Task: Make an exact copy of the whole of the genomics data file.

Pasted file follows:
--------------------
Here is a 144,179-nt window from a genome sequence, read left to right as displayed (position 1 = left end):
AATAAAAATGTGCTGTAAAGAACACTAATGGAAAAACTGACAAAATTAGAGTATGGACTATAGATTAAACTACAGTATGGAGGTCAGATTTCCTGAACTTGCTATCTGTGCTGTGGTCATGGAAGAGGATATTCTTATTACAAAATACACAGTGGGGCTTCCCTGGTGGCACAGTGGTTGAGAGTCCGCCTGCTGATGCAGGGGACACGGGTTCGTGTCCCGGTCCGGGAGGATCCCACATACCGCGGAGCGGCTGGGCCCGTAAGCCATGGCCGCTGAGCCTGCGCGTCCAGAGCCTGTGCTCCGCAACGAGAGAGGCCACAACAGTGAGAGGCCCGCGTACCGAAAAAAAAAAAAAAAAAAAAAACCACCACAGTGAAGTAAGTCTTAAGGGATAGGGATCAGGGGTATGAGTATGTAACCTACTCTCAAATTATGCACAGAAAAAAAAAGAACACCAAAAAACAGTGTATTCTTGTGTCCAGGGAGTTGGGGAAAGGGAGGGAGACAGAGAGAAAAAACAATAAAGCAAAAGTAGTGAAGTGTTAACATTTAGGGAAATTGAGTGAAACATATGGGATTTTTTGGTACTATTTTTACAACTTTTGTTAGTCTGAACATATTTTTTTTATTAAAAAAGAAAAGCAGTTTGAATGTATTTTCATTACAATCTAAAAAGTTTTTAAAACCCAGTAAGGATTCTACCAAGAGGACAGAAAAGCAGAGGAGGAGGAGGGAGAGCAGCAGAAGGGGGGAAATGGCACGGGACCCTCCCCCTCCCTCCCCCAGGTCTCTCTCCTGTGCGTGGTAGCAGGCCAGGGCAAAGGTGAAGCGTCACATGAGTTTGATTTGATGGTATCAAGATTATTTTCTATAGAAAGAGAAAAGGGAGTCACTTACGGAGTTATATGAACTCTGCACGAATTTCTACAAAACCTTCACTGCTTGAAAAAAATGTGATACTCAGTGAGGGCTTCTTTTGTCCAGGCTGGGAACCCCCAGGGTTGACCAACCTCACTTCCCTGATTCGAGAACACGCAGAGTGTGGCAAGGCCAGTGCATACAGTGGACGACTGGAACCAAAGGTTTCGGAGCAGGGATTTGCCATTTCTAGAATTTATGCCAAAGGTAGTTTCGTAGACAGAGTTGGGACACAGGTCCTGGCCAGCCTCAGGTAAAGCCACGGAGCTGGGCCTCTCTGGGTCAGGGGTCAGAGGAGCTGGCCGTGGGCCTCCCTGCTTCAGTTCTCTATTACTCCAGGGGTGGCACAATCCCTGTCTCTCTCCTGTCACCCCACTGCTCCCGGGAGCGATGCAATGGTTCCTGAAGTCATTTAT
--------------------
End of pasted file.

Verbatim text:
Here is a 144,179-nt window from a genome sequence, read left to right as displayed (position 1 = left end):
AATAAAAATGTGCTGTAAAGAACACTAATGGAAAAACTGACAAAATTAGAGTATGGACTATAGATTAAACTACAGTATGGAGGTCAGATTTCCTGAACTTGCTATCTGTGCTGTGGTCATGGAAGAGGATATTCTTATTACAAAATACACAGTGGGGCTTCCCTGGTGGCACAGTGGTTGAGAGTCCGCCTGCTGATGCAGGGGACACGGGTTCGTGTCCCGGTCCGGGAGGATCCCACATACCGCGGAGCGGCTGGGCCCGTAAGCCATGGCCGCTGAGCCTGCGCGTCCAGAGCCTGTGCTCCGCAACGAGAGAGGCCACAACAGTGAGAGGCCCGCGTACCGAAAAAAAAAAAAAAAAAAAAAACCACCACAGTGAAGTAAGTCTTAAGGGATAGGGATCAGGGGTATGAGTATGTAACCTACTCTCAAATTATGCACAGAAAAAAAAAGAACACCAAAAAACAGTGTATTCTTGTGTCCAGGGAGTTGGGGAAAGGGAGGGAGACAGAGAGAAAAAACAATAAAGCAAAAGTAGTGAAGTGTTAACATTTAGGGAAATTGAGTGAAACATATGGGATTTTTTGGTACTATTTTTACAACTTTTGTTAGTCTGAACATATTTTTTTTATTAAAAAAGAAAAGCAGTTTGAATGTATTTTCATTACAATCTAAAAAGTTTTTAAAACCCAGTAAGGATTCTACCAAGAGGACAGAAAAGCAGAGGAGGAGGAGGGAGAGCAGCAGAAGGGGGGAAATGGCACGGGACCCTCCCCCTCCCTCCCCCAGGTCTCTCTCCTGTGCGTGGTAGCAGGCCAGGGCAAAGGTGAAGCGTCACATGAGTTTGATTTGATGGTATCAAGATTATTTTCTATAGAAAGAGAAAAGGGAGTCACTTACGGAGTTATATGAACTCTGCACGAATTTCTACAAAACCTTCACTGCTTGAAAAAAATGTGATACTCAGTGAGGGCTTCTTTTGTCCAGGCTGGGAACCCCCAGGGTTGACCAACCTCACTTCCCTGATTCGAGAACACGCAGAGTGTGGCAAGGCCAGTGCATACAGTGGACGACTGGAACCAAAGGTTTCGGAGCAGGGATTTGCCATTTCTAGAATTTATGCCAAAGGTAGTTTCGTAGACAGAGTTGGGACACAGGTCCTGGCCAGCCTCAGGTAAAGCCACGGAGCTGGGCCTCTCTGGGTCAGGGGTCAGAGGAGCTGGCCGTGGGCCTCCCTGCTTCAGTTCTCTATTACTCCAGGGGTGGCACAATCCCTGTCTCTCTCCTGTCACCCCACTGCTCCCGGGAGCGATGCAATGGTTCCTGAAGTCATTTAT